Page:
What explains Sri Lanka's worst economic crisis?
Sri Lanka Economic Crisis: The one-line answer to this question is that it has been a combination of bad luck, bad policy, and bad politics.
What brought down the Sri Lankan economy? The one-line answer to this question is that it has been a combination of bad luck, bad policy, and bad politics.
Sure, the entire world was buffeted by the economic impact of the pandemic and continues to be affected by the subsequent commodity price spike triggering high inflation, but for the Sri Lankan economy, these came as the proverbial last straw which broke the camel’s back. The Sri Lankan economy started losing growth momentum much before the pandemic struck.
An April 6 analysis by Pavitra Kanagaraj in Hindustan Times pointed out that the compound annual growth rate of Sri Lanka’s GDP was just above 3% between 2015 and 2019, a sharp fall from the 6% figure for the 10-year period ending 2015.
The fact that Sri Lanka’s export basket is heavily dominated by primary commodities and their prices fell sharply in the post-2015 period, added to the growth headwinds faced by the island’s economy.
Things have only gone downhill since the pandemic. According to the Asian Development Bank’s April forecast, Sri Lanka’s economic growth will dip to 2.4% in 2022 and only improve marginally to 2.5% in 2023.
The state of economic and political chaos in the period which has followed since April means that these numbers are likely overestimates.
“The central bank estimates a contraction in growth of 4% to 5% this year, Prime Minister Ranil Wickremesinghe told parliament on Tuesday, although the government targets a smaller contraction of 1% in growth next year”, Reuters reported on July 7. The Sri Lankan central bank raised interest rates to the highest level in two decades as annual inflation increased to a record 54.6% in June, the story added.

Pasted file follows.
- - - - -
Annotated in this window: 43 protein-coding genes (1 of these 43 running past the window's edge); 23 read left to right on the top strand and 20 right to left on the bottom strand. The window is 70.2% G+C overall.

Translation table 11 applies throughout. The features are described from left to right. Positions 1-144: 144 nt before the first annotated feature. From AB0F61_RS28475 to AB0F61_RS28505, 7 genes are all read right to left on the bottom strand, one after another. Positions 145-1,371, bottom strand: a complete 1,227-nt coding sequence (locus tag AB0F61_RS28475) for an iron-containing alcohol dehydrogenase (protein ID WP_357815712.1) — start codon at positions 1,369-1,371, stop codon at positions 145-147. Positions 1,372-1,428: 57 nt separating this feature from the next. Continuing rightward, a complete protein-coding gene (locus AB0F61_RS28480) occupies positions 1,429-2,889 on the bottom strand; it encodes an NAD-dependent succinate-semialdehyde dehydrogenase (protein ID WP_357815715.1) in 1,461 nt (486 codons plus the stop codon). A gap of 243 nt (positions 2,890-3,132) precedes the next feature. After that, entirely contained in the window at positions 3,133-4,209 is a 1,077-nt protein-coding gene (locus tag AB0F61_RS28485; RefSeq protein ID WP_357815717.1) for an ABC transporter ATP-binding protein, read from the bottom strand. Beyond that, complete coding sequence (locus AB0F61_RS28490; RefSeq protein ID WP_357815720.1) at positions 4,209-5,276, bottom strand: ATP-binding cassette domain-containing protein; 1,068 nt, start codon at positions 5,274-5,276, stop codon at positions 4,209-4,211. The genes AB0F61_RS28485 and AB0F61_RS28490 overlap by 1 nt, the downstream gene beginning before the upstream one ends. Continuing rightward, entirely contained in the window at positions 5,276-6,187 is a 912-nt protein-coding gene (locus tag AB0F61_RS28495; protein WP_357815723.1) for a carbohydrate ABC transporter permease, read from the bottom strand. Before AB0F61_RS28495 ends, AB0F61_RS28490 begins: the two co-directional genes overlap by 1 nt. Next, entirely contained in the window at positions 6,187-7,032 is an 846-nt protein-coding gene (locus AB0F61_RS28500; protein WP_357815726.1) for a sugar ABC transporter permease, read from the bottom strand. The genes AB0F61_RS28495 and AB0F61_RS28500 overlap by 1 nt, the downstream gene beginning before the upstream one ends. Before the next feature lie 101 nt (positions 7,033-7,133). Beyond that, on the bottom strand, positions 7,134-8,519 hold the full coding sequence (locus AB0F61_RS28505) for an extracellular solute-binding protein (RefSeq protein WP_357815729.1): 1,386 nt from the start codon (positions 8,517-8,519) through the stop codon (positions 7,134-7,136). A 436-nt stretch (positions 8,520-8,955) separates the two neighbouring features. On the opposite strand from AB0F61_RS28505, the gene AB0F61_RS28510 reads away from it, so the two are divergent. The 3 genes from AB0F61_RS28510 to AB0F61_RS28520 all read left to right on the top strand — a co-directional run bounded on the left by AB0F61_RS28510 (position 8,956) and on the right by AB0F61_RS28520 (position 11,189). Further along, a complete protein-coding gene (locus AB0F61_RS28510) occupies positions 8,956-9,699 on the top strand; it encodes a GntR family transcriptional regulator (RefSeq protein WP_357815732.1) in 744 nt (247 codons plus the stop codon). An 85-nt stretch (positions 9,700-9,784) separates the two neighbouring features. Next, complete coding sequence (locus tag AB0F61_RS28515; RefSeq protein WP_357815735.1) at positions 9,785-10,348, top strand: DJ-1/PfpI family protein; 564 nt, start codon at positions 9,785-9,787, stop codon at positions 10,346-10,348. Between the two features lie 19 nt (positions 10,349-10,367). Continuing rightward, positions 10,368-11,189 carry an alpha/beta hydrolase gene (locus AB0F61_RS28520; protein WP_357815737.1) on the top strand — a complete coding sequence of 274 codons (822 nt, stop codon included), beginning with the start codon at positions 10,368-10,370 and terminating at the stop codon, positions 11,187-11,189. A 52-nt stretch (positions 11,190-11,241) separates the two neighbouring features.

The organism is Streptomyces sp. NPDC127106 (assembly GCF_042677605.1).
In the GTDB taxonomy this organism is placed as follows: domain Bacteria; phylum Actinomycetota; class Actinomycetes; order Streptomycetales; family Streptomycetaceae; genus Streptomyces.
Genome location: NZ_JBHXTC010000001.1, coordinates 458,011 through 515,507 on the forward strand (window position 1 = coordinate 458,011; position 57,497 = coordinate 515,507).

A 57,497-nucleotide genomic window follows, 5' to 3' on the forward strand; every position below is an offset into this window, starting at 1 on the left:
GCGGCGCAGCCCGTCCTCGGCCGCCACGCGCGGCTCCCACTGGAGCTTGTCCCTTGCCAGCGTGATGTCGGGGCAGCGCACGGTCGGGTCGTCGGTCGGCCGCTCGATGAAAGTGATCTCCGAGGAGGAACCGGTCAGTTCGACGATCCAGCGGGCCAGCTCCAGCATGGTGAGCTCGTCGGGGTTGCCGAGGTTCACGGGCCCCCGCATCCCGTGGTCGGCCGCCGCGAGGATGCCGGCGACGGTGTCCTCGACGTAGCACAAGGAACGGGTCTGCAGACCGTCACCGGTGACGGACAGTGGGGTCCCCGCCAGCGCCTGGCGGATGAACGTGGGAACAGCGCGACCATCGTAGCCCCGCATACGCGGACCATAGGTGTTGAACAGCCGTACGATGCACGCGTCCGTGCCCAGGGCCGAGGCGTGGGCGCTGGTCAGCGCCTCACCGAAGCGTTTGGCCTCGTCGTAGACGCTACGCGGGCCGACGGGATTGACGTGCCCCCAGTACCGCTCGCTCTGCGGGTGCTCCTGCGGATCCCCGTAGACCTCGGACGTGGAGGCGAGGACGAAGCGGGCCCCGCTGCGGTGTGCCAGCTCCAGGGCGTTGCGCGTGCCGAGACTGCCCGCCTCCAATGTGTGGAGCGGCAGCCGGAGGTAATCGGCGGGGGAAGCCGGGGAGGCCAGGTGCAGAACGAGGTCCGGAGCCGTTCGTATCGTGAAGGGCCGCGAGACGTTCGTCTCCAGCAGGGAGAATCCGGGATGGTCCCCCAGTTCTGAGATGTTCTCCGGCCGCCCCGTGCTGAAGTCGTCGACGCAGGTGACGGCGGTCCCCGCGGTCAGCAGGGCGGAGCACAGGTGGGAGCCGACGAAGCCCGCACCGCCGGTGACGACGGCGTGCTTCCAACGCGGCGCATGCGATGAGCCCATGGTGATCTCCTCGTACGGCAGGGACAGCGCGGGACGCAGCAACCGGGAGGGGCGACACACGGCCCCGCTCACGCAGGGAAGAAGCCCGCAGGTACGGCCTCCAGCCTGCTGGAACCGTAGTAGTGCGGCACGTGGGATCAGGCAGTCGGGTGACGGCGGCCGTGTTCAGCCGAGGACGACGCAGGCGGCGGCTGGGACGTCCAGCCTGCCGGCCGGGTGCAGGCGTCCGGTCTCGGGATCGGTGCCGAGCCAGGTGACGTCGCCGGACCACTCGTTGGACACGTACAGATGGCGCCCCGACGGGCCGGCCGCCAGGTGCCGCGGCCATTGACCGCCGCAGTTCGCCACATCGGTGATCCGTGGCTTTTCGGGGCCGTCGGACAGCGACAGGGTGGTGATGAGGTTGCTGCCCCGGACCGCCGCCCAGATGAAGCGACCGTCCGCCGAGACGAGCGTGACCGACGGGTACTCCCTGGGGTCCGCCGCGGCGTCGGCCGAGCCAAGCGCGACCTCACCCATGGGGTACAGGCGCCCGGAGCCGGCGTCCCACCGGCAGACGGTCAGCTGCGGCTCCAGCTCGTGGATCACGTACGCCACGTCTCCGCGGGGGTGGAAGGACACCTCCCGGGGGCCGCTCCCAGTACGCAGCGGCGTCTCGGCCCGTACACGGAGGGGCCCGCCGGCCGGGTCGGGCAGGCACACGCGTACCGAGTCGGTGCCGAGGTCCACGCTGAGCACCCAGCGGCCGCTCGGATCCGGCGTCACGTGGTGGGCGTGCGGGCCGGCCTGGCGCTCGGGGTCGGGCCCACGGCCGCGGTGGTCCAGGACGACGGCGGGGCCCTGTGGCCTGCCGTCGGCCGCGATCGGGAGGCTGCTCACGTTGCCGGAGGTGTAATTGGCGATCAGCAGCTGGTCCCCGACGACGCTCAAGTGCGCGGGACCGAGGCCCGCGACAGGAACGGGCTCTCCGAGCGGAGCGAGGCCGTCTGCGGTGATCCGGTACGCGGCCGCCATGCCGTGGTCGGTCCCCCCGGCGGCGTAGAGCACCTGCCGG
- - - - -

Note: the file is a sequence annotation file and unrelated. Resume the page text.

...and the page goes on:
Sri Lanka has been facing an acute shortage of foreign exchange, both to repay its international debt and pay for import of essentials, and the country’s central bank has been trying to manage the country’s external commitments with the economy’s day to day commitments.
This task has only been rendered more difficult because of the ongoing political instability - any plan to come to terms with Sri Lanka’s external sector problems will require imposition of severe austerity measures. A complete breakdown of trust between the people and the political leadership and the lack of clarity on future political transition has only made economic management of the crisis more difficult. To be sure, there is more to the Sri Lanka’s economic meltdown story than just tepid commodity prices driven export earnings and the pandemic’s impact.
Tourism earnings, which contributed to as much as 5% of Sri Lanka’s GDP in 2018, started falling after the Easter bombings of April 2019. The pandemic-driven restrictions on travel worsened this pain further.
Bad policy also added to the economy’s pain. In April 2021, the Sri Lankan government decided to ban the import of chemical fertilisers which dealt a body blow to agricultural production in the country. “During the main rice cultivation season in 2019, Sri Lanka produced 3.5 billion kg of the grain. Agriculture experts predicted paddy output could fall as much as 43% this year due to the import ban,” a November 2021 Reuters report said.
“In December 2019, President Rajapaksa introduced a series of tax tweaks such as reduction of the value-added tax (VAT) from 15% to 8%, and an increase in income threshold to exempt more people from personal income tax. This led to the share of government revenues in GDP falling from 12.65% in 2019 to 9.17% in 2020,” the HT analysis cited above said.
The road ahead for Sri Lanka’s economy depends on the future of the island’s politics. A bail-out package from the International Monetary Fund that the country has been negotiating may not fructify till there is a degree of political stability. And whichever government takes over a turnaround will require strong medicine.